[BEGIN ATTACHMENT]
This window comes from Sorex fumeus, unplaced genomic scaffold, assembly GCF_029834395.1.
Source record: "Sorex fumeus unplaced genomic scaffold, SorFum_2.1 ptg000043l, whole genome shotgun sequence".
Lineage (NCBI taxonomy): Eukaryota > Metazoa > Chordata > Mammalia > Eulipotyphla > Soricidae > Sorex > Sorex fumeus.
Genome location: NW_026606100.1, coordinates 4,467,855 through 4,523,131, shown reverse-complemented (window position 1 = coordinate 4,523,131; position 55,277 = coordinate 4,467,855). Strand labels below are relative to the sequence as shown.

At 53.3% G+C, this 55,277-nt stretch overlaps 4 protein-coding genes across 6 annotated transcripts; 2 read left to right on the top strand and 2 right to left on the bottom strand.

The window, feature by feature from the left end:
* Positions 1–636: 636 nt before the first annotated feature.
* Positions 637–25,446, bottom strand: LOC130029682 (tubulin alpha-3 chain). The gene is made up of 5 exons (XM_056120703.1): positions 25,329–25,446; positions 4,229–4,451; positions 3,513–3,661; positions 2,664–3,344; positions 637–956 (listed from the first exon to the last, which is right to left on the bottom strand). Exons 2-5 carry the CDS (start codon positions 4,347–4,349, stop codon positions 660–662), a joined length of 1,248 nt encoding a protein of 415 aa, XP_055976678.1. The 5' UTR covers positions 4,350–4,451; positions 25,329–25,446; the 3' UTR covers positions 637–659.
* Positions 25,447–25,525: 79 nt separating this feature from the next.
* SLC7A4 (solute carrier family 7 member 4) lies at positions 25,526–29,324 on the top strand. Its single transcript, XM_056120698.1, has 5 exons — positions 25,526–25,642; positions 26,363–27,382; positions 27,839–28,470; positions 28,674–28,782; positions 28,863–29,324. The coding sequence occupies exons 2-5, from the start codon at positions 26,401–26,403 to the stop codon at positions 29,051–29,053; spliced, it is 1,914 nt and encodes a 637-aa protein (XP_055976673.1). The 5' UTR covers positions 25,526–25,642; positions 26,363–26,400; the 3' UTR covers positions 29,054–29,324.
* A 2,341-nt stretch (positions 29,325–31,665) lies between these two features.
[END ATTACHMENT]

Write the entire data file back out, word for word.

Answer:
This window comes from Sorex fumeus, unplaced genomic scaffold, assembly GCF_029834395.1.
Source record: "Sorex fumeus unplaced genomic scaffold, SorFum_2.1 ptg000043l, whole genome shotgun sequence".
Lineage (NCBI taxonomy): Eukaryota > Metazoa > Chordata > Mammalia > Eulipotyphla > Soricidae > Sorex > Sorex fumeus.
Genome location: NW_026606100.1, coordinates 4,467,855 through 4,523,131, shown reverse-complemented (window position 1 = coordinate 4,523,131; position 55,277 = coordinate 4,467,855). Strand labels below are relative to the sequence as shown.

At 53.3% G+C, this 55,277-nt stretch overlaps 4 protein-coding genes across 6 annotated transcripts; 2 read left to right on the top strand and 2 right to left on the bottom strand.

The window, feature by feature from the left end:
* Positions 1–636: 636 nt before the first annotated feature.
* Positions 637–25,446, bottom strand: LOC130029682 (tubulin alpha-3 chain). The gene is made up of 5 exons (XM_056120703.1): positions 25,329–25,446; positions 4,229–4,451; positions 3,513–3,661; positions 2,664–3,344; positions 637–956 (listed from the first exon to the last, which is right to left on the bottom strand). Exons 2-5 carry the CDS (start codon positions 4,347–4,349, stop codon positions 660–662), a joined length of 1,248 nt encoding a protein of 415 aa, XP_055976678.1. The 5' UTR covers positions 4,350–4,451; positions 25,329–25,446; the 3' UTR covers positions 637–659.
* Positions 25,447–25,525: 79 nt separating this feature from the next.
* SLC7A4 (solute carrier family 7 member 4) lies at positions 25,526–29,324 on the top strand. Its single transcript, XM_056120698.1, has 5 exons — positions 25,526–25,642; positions 26,363–27,382; positions 27,839–28,470; positions 28,674–28,782; positions 28,863–29,324. The coding sequence occupies exons 2-5, from the start codon at positions 26,401–26,403 to the stop codon at positions 29,051–29,053; spliced, it is 1,914 nt and encodes a 637-aa protein (XP_055976673.1). The 5' UTR covers positions 25,526–25,642; positions 26,363–26,400; the 3' UTR covers positions 29,054–29,324.
* A 2,341-nt stretch (positions 29,325–31,665) lies between these two features.